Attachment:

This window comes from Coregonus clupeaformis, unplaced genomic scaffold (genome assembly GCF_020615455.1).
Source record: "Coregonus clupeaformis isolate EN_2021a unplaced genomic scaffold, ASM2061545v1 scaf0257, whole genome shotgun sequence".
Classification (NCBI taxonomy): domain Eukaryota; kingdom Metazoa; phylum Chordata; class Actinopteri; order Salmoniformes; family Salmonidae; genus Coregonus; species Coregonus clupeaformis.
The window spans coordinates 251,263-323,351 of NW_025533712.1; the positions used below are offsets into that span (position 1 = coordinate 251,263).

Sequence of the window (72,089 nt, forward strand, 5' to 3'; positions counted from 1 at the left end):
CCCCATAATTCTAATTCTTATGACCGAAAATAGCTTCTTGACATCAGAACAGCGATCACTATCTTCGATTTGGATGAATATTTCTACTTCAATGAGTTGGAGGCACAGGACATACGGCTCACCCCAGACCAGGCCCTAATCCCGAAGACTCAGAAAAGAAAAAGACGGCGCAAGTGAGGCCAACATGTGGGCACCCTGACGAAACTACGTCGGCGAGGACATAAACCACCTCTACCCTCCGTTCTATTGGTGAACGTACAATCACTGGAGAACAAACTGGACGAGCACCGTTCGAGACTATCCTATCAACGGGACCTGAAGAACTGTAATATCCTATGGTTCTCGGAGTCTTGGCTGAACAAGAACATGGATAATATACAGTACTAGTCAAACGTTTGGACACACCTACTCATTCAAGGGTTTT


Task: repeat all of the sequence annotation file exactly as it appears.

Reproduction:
This window comes from Coregonus clupeaformis, unplaced genomic scaffold (genome assembly GCF_020615455.1).
Source record: "Coregonus clupeaformis isolate EN_2021a unplaced genomic scaffold, ASM2061545v1 scaf0257, whole genome shotgun sequence".
Classification (NCBI taxonomy): domain Eukaryota; kingdom Metazoa; phylum Chordata; class Actinopteri; order Salmoniformes; family Salmonidae; genus Coregonus; species Coregonus clupeaformis.
The window spans coordinates 251,263-323,351 of NW_025533712.1; the positions used below are offsets into that span (position 1 = coordinate 251,263).

Sequence of the window (72,089 nt, forward strand, 5' to 3'; positions counted from 1 at the left end):
CCCCATAATTCTAATTCTTATGACCGAAAATAGCTTCTTGACATCAGAACAGCGATCACTATCTTCGATTTGGATGAATATTTCTACTTCAATGAGTTGGAGGCACAGGACATACGGCTCACCCCAGACCAGGCCCTAATCCCGAAGACTCAGAAAAGAAAAAGACGGCGCAAGTGAGGCCAACATGTGGGCACCCTGACGAAACTACGTCGGCGAGGACATAAACCACCTCTACCCTCCGTTCTATTGGTGAACGTACAATCACTGGAGAACAAACTGGACGAGCACCGTTCGAGACTATCCTATCAACGGGACCTGAAGAACTGTAATATCCTATGGTTCTCGGAGTCTTGGCTGAACAAGAACATGGATAATATACAGTACTAGTCAAACGTTTGGACACACCTACTCATTCAAGGGTTTT